The Pain of the Greek People Creates a Political Tipping Point

The pain of the people of Greece now is a reminder of what may come for many of us in weeks and months to come. It is reality, the truth behind the bland words of world leaders.

For most of us in the developed world the continuing attempts by world leaders and central bankers to resolve what is known as "the Eurozone crisis" is a mere backdrop to everyday life, like the hum of the fridge in the kitchen. For some there is the assumption that the problem will be sorted somehow and normality will return, for others there is the acceptance that it is serious and may be impossible to resolve easily; more generally there is a perception that if the Greek debts and potential for default, seen as the core of the issue, are managed cleverly the likelihood of serious repercussions will be avoided.

There are major flaws in all these assumptions which I have considered elsewhere in other articles. Today, and indeed every day, my concern is for the brave people of Greece - not the politicians there but the men and women who have been bearing the brunt of a crisis largely created by short-termist and often subjectively motivated European leaders over many years.

Imagine how you would feel if you bought a paper or watched the news and saw your name and identity denounced day after day and in excoriating terms for laziness, ineptitude and even corruption? Accused as being the cause of an international crisis? Talked about condescendingly as if you were a child? The humiliation for a noble and ancient race must have been immense, but the suffering has been compounded by draconian measures imposed by a government the responsibility of which is to care for its people; instead, the Greek economy is at a standstill, job losses are immense, and for most people the huge tax impositions and salary cuts are unsupportable and unsurvivable.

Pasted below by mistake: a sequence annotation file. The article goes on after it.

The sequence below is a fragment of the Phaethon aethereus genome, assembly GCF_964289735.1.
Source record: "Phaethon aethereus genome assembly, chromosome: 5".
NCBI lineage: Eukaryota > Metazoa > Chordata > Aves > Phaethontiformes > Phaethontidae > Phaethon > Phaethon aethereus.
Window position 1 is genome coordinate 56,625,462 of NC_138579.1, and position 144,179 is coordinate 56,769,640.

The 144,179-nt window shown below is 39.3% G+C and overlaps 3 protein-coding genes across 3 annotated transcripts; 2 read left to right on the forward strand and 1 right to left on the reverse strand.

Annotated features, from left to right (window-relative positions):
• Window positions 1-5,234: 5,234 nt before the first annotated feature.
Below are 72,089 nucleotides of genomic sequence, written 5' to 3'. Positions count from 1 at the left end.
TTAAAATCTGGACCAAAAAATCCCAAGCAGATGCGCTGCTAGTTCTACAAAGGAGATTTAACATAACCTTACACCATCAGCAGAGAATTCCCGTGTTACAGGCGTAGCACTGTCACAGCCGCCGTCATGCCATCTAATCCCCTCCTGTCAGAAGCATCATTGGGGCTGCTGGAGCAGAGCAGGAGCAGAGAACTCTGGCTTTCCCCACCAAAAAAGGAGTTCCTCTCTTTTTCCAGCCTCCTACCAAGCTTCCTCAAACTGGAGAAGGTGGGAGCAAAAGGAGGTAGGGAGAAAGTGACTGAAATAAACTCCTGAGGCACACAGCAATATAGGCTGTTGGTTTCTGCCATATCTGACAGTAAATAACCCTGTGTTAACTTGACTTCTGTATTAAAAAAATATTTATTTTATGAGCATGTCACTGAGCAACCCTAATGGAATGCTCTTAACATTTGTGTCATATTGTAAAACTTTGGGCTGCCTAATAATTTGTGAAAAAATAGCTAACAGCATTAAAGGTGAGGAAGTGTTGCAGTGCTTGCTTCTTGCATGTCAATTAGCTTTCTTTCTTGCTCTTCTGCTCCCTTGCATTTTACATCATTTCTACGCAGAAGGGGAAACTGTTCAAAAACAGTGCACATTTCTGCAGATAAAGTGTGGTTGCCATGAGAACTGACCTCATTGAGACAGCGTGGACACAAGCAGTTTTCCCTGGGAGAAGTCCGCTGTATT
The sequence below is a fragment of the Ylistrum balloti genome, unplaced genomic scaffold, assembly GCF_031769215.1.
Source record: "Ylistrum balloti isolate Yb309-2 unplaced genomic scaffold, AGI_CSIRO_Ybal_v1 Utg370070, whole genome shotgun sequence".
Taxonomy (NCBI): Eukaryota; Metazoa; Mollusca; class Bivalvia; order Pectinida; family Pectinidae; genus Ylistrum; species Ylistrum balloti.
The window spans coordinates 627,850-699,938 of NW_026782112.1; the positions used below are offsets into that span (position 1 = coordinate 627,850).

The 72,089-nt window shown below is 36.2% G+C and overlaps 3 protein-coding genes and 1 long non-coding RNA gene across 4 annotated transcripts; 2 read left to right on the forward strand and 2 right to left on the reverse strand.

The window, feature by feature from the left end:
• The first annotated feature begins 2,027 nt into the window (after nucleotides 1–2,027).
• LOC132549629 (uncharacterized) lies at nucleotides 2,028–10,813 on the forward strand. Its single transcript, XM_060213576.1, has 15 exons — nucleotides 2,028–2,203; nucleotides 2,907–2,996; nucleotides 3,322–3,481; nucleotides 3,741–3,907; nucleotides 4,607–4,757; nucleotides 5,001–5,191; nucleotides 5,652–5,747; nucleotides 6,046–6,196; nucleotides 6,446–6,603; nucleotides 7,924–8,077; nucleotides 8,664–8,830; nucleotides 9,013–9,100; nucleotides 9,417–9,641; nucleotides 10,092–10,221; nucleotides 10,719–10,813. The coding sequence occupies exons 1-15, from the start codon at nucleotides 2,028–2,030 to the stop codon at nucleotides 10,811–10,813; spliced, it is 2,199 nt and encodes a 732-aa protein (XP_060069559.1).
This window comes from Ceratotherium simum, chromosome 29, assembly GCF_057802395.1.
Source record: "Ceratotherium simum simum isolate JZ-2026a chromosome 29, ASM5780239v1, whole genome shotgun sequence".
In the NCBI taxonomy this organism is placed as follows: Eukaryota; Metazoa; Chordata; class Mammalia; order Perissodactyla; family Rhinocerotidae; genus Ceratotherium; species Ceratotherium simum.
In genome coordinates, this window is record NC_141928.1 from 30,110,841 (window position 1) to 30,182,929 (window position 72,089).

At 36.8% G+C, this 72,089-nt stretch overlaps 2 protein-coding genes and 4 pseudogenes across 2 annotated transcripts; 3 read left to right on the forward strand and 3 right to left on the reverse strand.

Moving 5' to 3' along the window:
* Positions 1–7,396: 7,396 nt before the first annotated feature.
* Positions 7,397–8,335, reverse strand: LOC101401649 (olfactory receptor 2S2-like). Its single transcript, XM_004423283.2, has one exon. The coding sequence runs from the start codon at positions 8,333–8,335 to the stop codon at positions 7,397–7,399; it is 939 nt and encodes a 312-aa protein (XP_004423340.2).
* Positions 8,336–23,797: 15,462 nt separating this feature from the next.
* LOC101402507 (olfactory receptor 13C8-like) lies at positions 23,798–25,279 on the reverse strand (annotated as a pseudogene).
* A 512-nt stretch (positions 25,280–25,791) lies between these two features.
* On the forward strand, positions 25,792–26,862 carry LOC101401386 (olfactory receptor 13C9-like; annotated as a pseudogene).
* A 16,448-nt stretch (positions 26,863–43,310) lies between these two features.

There is great poverty and suffering in Greece, and until now the man on the street has been given no say in what is being imposed upon his country and himself. The people of Greece, in their pain and courage, deserved our compassion not our judgment, our respect not our accusations, and my heart goes out to them fully. They will recover and be stronger for the experience and what they decide to do in the new era they create may be an example for the rest of the world, as has happened before.

As they move forward while seeing other countries crumble after them, as they will, I wonder how much compassion they will feel for those who, painfully and cruelly, helped them see the light? It was inevitable that a tipping point for Greece would manifest eventually through the debacle which characterises the Eurozone now.

This time is a tipping point for Prime Minister Papandreou who seems exhausted by the incessant need to appease the EU and also his own political party, and by the resistance over many months of the Greek people to the harsh requirements being imposed upon them. The latest demands for further severe austerity measures are the tipping point for a restive population which is suffering greatly, and it has been clear for some time that the constantly increasing pressures on Greece for more debt reduction plans would become uncontainable let alone unachievable.

While political considerations play a part in Mr Papandreou's recent decision to hold a referendum to let the people decide their future, the strategy is high risk: if it is a clear choice about Greece's future in the EU, the result is likely to be in favour of withdrawal; if attempts are made to dilute its terms so as to be meaningless, there will be huge anger; and, on the wider world stage, the prospect of a Greek referendum will create great uncertainty and may, indeed, bring down the house of cards before even it takes place.
By letting the people of Greece decide their future, the game of global monetary chance in which the man on the street is the pawn has changed forever. The leaders of France and Germany and indirectly the US and China are no longer in control of events. The power base is shifting from the elite to the community, and the tipping point for transformation has arrived. At last.

 

By Claire Montanaro

Published in Ezine Articles, November 2011